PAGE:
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Stone Surgery – Ureteroscopy and JJ Stent

In order to gain access to a stone that is causing trouble you doctor may suggest a ureteroscopy, this is the insertion of a small telescope up the urethra, through the bladder and into the ureter (the pipe that runs up to the kidney). This allows the surgeon to directly see the stone, the only way to do this before the invention of the ureteroscope was by open surgery i.e. a big cut. Once the stone is just infront of the telescope a number of things can be done to treat it. Most commonly we use a laser (Holmium YAG for the technically minded) to break the stone into smaller fragments. Although ureteroscopy is a safe treatment, on occasion damage can be caused to the ureter, either small holes (which usually heal by themselves) or in very rare cases the ureter may be pulled off the kidney or bladder. In order to repair this open surgery would be necessary. As you can see by using a ureteroscope the vast majority of people will avoid what used to be a common operation, the open removal of a stone.

If you have had a telescopic removal of a stone from your water pipe it is possible that you have a plastic tube (stent) left behind to allow healing. Your doctor will have told you if this was the case. These little tubes are renowned for causing three side effects. First, every time you pass urine you will feel an ache in your kidney, this is a small quantity of urine passing in the wrong direction up to the kidney. Second, at the end of passing you water it is common to have an ache in the lower part of the abdomen. Third, you will feel the urge to pass urine more often, sometimes you may have the urge and find that you have nothing to pass. This is caused by the stent irritating the bladder.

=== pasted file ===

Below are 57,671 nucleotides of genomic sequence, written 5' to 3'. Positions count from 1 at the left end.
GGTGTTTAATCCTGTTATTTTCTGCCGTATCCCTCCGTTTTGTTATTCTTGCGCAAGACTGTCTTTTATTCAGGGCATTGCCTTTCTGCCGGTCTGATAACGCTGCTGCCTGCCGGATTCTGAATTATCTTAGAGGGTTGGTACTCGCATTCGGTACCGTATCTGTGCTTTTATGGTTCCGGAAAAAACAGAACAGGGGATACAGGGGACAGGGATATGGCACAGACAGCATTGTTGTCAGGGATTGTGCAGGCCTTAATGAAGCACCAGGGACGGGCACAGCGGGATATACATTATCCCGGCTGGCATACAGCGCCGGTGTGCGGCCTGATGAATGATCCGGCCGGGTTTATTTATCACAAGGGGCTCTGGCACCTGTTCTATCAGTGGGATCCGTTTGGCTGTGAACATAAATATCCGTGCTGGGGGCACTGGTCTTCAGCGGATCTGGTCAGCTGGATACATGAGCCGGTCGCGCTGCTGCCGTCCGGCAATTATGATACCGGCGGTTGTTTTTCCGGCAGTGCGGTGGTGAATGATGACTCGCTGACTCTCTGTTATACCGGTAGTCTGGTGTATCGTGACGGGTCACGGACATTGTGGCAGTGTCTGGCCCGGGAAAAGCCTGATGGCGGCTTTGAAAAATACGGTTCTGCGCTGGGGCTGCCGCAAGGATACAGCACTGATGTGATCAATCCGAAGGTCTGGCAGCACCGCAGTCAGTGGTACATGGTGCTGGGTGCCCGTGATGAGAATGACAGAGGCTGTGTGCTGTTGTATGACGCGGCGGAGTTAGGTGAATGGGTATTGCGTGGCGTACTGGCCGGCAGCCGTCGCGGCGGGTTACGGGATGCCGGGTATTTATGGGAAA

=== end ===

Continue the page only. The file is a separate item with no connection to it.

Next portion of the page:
For more information on stone surgery please look at the stone section of the site

Finally it is important that the stent is removed. This must be done before six months. If you think you have been forgotten you must get in touch with your doctor.

Click here to view a short video of a stone removal procedure using a telescope and laser.




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